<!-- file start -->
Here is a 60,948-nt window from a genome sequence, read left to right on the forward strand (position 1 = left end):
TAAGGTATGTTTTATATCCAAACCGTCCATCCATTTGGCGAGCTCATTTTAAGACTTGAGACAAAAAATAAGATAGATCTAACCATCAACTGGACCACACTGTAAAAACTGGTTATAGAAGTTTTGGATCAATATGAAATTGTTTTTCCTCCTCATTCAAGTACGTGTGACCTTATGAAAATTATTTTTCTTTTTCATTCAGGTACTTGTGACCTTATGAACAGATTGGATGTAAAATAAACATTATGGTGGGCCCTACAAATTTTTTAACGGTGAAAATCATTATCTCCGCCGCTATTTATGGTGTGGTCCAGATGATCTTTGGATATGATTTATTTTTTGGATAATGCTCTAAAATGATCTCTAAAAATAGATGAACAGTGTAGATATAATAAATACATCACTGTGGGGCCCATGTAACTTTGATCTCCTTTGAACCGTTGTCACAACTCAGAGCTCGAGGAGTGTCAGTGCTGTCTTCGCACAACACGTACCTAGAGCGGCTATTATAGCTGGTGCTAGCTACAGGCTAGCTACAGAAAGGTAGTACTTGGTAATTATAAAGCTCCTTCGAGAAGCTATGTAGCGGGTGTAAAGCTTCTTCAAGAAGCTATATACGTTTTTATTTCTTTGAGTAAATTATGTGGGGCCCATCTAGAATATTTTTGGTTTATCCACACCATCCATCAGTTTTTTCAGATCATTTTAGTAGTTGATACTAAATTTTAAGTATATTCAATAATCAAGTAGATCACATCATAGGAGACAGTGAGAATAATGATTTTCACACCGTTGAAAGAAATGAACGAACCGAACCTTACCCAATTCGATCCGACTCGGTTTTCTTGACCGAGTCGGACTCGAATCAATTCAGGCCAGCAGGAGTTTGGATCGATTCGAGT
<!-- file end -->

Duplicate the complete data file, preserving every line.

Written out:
Here is a 60,948-nt window from a genome sequence, read left to right on the forward strand (position 1 = left end):
TAAGGTATGTTTTATATCCAAACCGTCCATCCATTTGGCGAGCTCATTTTAAGACTTGAGACAAAAAATAAGATAGATCTAACCATCAACTGGACCACACTGTAAAAACTGGTTATAGAAGTTTTGGATCAATATGAAATTGTTTTTCCTCCTCATTCAAGTACGTGTGACCTTATGAAAATTATTTTTCTTTTTCATTCAGGTACTTGTGACCTTATGAACAGATTGGATGTAAAATAAACATTATGGTGGGCCCTACAAATTTTTTAACGGTGAAAATCATTATCTCCGCCGCTATTTATGGTGTGGTCCAGATGATCTTTGGATATGATTTATTTTTTGGATAATGCTCTAAAATGATCTCTAAAAATAGATGAACAGTGTAGATATAATAAATACATCACTGTGGGGCCCATGTAACTTTGATCTCCTTTGAACCGTTGTCACAACTCAGAGCTCGAGGAGTGTCAGTGCTGTCTTCGCACAACACGTACCTAGAGCGGCTATTATAGCTGGTGCTAGCTACAGGCTAGCTACAGAAAGGTAGTACTTGGTAATTATAAAGCTCCTTCGAGAAGCTATGTAGCGGGTGTAAAGCTTCTTCAAGAAGCTATATACGTTTTTATTTCTTTGAGTAAATTATGTGGGGCCCATCTAGAATATTTTTGGTTTATCCACACCATCCATCAGTTTTTTCAGATCATTTTAGTAGTTGATACTAAATTTTAAGTATATTCAATAATCAAGTAGATCACATCATAGGAGACAGTGAGAATAATGATTTTCACACCGTTGAAAGAAATGAACGAACCGAACCTTACCCAATTCGATCCGACTCGGTTTTCTTGACCGAGTCGGACTCGAATCAATTCAGGCCAGCAGGAGTTTGGATCGATTCGAGT